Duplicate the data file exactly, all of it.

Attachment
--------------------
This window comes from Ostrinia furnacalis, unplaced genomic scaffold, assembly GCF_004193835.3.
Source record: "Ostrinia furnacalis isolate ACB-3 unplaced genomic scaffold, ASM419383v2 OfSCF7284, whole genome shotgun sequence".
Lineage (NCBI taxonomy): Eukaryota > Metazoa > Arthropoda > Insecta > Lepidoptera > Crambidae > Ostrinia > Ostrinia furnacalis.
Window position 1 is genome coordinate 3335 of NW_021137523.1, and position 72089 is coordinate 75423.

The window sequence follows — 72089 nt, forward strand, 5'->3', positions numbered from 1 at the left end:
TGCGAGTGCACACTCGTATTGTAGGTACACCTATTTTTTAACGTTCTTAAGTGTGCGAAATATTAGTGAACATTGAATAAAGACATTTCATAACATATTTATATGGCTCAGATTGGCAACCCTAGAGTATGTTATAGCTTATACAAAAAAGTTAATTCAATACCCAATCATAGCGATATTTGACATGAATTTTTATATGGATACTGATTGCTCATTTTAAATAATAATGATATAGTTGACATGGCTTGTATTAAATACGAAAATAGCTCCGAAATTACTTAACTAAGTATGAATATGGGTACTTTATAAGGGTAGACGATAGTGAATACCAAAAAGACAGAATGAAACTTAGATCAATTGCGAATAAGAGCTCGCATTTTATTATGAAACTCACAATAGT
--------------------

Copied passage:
This window comes from Ostrinia furnacalis, unplaced genomic scaffold, assembly GCF_004193835.3.
Source record: "Ostrinia furnacalis isolate ACB-3 unplaced genomic scaffold, ASM419383v2 OfSCF7284, whole genome shotgun sequence".
Lineage (NCBI taxonomy): Eukaryota > Metazoa > Arthropoda > Insecta > Lepidoptera > Crambidae > Ostrinia > Ostrinia furnacalis.
Window position 1 is genome coordinate 3335 of NW_021137523.1, and position 72089 is coordinate 75423.

The window sequence follows — 72089 nt, forward strand, 5'->3', positions numbered from 1 at the left end:
TGCGAGTGCACACTCGTATTGTAGGTACACCTATTTTTTAACGTTCTTAAGTGTGCGAAATATTAGTGAACATTGAATAAAGACATTTCATAACATATTTATATGGCTCAGATTGGCAACCCTAGAGTATGTTATAGCTTATACAAAAAAGTTAATTCAATACCCAATCATAGCGATATTTGACATGAATTTTTATATGGATACTGATTGCTCATTTTAAATAATAATGATATAGTTGACATGGCTTGTATTAAATACGAAAATAGCTCCGAAATTACTTAACTAAGTATGAATATGGGTACTTTATAAGGGTAGACGATAGTGAATACCAAAAAGACAGAATGAAACTTAGATCAATTGCGAATAAGAGCTCGCATTTTATTATGAAACTCACAATAGT